I like to say that as a psychologist I was concerned with the rules of human behavior, Jonathan Kellerman has said. As a novelist, Im concerned with the exceptions. Both roles are evident in Kellermans string of bestselling psychological thrillers, in which he probes the hidden corners of the human psyche with a clinicians expertise and a novelists dark imagination. Kellerman worked for years as a child psychologist, but his first love was writing, which he started doing at the age of nine. After reading Ross MacDonalds Lew Archer novels, however, Kellerman found his voice as a writer — and his calling as a suspense novelist. His first published novel, When the Bough Breaks, featured a child psychologist, Dr. Alex Delaware, who helps solve a murder case in which the only apparent witness is a traumatized seven-year-old girl. The book was an instant hit; as New Yorks Newsday raved, This knockout of an entertainment is the kind of book which establishes a career in one stroke. Kellerman has since written a slew more Alex Delaware thrillers; not surprisingly, the series hero shares much of Kellermans own background. The books often center on problems of family psychopathology—something Kellerman had ample chance to observe in his day job. The Delaware novels have also chronicled the shifting social and cultural landscape of Los Angeles, where Kellerman lives with his wife (who is also a health care practitioner-turned-novelist) and their four children. A prolific author who averages one book a year, Kellerman dislikes the suggestion that he simply cranks them out. He has a disciplined work schedule, and sits down to write in his office five days a week, whether he feels inspired or not. I sit down and start typing. I think its important to deromanticize the process and not to get puffed up about ones abilities, he said in a 1998 chat on Barnes & Noble.com. Writing fictions the greatest job in the world, but its still a job. All the successful novelists I know share two qualities: talent and a good work ethic. And he does plenty of research, drawing on medical databases and current journals as well as his own experience as a practicing psychologist. Then there are the field trips: before writing Monster, Kellerman spent time at a state hospital for the criminally insane. Kellerman has taken periodic breaks from his Alex Delaware series to produce highly successful stand-alone novels that he claims have helped him to gain some needed distance from the series characters. Its a testament to Kellermans storytelling powers that the series books and the stand-alones have both gone over well with readers; clearly, Kellermans appeal lies more in his dexterity than in his reliance on a formula. Often mystery writers can either plot like devils or create believable characters, wrote one USA Today reviewer. Kellerman stands out because he can do both. Masterfully.
Good To Know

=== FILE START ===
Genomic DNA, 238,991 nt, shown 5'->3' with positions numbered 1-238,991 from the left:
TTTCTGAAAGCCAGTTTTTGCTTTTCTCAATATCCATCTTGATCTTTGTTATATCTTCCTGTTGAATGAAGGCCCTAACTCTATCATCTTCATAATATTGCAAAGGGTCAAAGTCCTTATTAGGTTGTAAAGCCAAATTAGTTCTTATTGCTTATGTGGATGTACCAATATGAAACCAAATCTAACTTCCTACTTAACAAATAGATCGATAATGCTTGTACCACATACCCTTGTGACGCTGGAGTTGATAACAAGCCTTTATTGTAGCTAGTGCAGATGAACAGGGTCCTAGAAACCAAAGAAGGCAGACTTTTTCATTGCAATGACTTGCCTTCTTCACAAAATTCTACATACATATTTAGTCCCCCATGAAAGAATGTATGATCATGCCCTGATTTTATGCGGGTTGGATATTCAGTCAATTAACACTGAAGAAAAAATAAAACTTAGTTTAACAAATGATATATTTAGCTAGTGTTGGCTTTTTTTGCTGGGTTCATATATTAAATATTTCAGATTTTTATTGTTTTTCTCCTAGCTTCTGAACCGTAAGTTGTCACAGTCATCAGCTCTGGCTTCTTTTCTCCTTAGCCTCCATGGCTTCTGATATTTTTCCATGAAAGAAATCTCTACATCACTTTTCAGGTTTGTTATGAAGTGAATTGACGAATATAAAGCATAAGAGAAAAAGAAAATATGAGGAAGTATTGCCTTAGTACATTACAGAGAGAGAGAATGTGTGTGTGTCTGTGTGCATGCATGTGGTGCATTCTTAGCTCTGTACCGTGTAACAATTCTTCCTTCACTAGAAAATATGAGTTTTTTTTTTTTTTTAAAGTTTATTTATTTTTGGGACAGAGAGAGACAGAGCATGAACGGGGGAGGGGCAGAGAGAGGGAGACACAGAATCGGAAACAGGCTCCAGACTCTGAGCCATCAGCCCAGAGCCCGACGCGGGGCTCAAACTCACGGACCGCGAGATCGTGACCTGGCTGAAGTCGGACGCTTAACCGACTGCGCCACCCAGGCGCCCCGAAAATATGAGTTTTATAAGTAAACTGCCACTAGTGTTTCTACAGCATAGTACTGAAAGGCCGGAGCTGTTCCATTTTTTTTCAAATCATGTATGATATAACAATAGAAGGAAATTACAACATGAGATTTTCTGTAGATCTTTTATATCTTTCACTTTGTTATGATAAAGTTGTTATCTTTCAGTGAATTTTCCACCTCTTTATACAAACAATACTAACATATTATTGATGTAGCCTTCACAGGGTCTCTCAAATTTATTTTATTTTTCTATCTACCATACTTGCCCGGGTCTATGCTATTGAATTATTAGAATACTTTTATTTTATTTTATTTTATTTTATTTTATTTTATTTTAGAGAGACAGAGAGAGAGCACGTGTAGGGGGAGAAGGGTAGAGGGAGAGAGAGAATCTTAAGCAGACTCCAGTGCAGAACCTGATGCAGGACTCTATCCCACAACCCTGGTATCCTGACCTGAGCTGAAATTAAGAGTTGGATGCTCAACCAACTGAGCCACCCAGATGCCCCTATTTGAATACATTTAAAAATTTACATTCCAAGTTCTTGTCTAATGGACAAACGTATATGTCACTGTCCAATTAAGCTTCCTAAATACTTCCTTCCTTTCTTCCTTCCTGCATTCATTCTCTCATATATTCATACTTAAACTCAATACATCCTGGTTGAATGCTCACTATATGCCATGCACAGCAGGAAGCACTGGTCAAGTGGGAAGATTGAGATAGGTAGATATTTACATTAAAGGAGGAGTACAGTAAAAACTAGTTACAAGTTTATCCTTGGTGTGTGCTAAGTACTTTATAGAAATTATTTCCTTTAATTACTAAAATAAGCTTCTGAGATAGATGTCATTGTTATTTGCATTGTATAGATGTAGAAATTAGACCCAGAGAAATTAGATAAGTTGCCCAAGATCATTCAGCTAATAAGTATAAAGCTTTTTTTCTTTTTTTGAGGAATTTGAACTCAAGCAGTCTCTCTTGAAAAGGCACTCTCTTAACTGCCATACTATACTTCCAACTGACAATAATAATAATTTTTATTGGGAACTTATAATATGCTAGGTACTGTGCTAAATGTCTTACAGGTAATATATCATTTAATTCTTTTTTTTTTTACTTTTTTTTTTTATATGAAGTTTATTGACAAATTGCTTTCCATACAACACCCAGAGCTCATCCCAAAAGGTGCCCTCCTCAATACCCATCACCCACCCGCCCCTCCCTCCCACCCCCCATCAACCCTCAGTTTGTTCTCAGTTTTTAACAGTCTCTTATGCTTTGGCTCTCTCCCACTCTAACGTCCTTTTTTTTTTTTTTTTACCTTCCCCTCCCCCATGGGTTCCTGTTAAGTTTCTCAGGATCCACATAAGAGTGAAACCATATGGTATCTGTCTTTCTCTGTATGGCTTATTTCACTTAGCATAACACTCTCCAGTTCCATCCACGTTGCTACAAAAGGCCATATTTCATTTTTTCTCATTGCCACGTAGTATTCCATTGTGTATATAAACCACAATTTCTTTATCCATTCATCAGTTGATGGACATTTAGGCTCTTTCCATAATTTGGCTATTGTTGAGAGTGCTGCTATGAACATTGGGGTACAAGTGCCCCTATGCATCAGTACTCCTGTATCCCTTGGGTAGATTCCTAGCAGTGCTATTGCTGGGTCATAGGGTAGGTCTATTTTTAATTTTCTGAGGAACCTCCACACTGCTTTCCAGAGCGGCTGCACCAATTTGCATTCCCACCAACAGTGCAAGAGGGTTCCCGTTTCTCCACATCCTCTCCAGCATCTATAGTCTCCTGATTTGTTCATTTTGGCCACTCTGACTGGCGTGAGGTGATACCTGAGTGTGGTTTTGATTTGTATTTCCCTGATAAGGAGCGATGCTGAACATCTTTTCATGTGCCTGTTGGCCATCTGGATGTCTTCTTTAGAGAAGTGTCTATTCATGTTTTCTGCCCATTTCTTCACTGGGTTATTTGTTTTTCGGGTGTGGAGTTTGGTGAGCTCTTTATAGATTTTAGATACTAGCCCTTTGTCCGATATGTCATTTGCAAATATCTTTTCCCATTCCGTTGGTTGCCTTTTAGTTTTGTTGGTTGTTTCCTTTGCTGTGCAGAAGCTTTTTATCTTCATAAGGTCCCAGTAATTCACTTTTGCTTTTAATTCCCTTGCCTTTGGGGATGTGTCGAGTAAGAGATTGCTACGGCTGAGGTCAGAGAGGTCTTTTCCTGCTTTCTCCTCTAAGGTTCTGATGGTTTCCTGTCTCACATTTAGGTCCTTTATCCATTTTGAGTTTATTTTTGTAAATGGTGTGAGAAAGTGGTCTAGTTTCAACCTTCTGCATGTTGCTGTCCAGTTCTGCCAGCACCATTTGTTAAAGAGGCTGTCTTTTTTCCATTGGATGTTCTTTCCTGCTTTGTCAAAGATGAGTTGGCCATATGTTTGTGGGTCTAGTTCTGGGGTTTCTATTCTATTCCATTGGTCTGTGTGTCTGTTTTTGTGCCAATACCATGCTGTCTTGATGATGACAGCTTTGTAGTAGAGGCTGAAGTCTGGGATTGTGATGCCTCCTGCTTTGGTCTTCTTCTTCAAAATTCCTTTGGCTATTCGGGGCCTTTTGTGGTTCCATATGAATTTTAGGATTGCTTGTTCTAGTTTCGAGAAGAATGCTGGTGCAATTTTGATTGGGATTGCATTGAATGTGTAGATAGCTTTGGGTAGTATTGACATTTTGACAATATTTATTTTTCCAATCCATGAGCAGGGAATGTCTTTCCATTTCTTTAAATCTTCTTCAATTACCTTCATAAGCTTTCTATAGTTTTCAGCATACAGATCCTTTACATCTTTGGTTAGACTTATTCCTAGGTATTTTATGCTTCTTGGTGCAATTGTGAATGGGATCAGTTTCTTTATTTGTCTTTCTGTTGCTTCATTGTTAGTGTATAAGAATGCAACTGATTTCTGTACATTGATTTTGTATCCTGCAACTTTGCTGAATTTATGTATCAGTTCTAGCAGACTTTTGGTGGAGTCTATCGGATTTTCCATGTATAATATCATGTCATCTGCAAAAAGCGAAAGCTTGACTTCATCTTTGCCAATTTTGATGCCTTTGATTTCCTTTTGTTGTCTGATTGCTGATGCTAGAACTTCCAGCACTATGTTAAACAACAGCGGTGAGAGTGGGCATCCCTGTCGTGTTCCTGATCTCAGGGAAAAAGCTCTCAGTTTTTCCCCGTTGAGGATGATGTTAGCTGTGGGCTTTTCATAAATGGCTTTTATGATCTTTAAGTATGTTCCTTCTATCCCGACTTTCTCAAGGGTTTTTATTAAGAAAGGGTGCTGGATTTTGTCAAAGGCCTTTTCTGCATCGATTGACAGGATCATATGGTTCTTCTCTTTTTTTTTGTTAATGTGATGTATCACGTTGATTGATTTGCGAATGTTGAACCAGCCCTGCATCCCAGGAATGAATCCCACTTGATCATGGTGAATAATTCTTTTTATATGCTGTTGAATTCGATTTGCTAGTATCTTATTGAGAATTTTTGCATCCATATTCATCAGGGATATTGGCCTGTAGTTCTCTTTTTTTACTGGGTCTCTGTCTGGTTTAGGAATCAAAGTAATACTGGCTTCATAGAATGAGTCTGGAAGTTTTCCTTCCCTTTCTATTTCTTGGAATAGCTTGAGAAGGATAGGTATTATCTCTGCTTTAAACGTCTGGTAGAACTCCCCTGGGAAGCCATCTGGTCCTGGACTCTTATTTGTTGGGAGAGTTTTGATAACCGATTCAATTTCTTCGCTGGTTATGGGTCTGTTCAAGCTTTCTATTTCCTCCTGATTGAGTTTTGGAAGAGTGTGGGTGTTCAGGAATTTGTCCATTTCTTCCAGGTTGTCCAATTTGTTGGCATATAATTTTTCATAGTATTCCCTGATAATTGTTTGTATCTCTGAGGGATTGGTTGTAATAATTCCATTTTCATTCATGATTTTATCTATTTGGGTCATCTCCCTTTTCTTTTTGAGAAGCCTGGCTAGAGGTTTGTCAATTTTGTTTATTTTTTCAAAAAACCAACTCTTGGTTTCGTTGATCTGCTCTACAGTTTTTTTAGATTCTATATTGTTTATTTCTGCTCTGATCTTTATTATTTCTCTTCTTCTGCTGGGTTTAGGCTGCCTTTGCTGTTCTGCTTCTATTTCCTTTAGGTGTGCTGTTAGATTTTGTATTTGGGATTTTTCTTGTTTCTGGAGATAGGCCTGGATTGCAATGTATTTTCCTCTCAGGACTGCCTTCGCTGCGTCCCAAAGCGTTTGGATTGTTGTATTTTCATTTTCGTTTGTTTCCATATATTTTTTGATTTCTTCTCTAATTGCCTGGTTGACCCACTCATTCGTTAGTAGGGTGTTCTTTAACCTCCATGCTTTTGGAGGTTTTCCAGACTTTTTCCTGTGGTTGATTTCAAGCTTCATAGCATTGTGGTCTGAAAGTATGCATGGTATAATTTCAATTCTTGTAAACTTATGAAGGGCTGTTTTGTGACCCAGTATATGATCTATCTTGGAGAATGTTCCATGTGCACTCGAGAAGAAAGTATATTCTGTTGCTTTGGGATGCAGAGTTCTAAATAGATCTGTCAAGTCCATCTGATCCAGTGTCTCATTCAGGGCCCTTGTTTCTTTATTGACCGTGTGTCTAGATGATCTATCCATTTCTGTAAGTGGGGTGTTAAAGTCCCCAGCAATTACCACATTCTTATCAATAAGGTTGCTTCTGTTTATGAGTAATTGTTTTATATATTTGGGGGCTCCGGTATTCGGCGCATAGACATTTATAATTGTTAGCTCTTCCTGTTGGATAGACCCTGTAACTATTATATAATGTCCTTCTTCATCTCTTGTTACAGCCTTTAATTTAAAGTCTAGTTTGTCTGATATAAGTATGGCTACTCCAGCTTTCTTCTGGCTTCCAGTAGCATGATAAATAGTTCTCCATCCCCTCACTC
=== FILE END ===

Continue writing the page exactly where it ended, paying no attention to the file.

Some outtakes from our interview with Jonathan Kellerman: I am the proud husband of a brilliant novelist, Faye Kellerman. I am the proud father of a brilliant novelist, Jesse Kellerman. And three lovely, gifted daughters, one of whom, Aliza, may turn out to be one of the greatest novelists/poets of this century. My first job was selling newspapers on a corner, age 12. Then I delivered liquor, age 16 — the most engaging part of that gig was schlepping cartons of bottles up stairways in building without elevators. Adding insult to injury, tips generally ranged from a dime to a quarter. And, I was too young to sample the wares. Subsequent jobs included guitar teacher, freelance musician, newspaper cartoonist, Sunday School teacher, youth leader, research/teaching assistant. All of that simplified when I was 24 and earned a Ph.D. in psychology. Another great job. Then novelist? Oh, my, an embarrassment of riches. Thank you, thank you, thank you, kind readers. Im the luckiest guy in the world. I paint, I play the guitar, I like to hang out with intelligent people whose thought processes arent by stereotype, punditry, political correctness, etc. But enough about me. The important thing is The Book. More fun facts: After Kellerman called his literary agent to say that his wife, Faye, had written a novel, the agent reluctantly agreed to take a look (Later, he told me his eyes rolled all the way back in his head, Kellerman said in an online chat). Two weeks later, a publisher snapped up Faye Kellermans first book, The Ritual Bath. Faye Kellerman has since written many more mysteries featuring L.A. cop Peter Decker and his wife Rina Lazarus, including the bestsellers Justice and Jupiters Bones. When Kellerman wrote When the Bough Breaks in 1981, crime novels featuring gay characters were nearly nonexistent, so Alex Delawares gay detective friend, Milo Sturgis, was a rarity. Kellerman admits it can be difficult for a straight writer to portray a gay character, but says the feedback hes gotten from readers — gay and straight — has been mostly positive. In his spare time, Kellerman is a musician who collects vintage guitars. He once placed the winning online auction bid for a guitar signed by Don Henley and his bandmates from the Eagles; proceeds from the sale were donated to the Jewish Federation of Greater Dallas. In addition to his novels, Kellerman has written two childrens books and three nonfiction books, including Savage Spawn, about the backgrounds and behaviors of child psychopaths. But for a 1986 television adaptation of When the Bough Breaks, none of Kellermans work has yet made it to screen. I wish I could say that Hollywoods beating a path to my door, he said in a Barnes & Noble.com chat in 1998, but the powers-that-be at the studios dont seem to feel that my books lend themselves to film adaptation. The most frequent problem cited is too much complexity.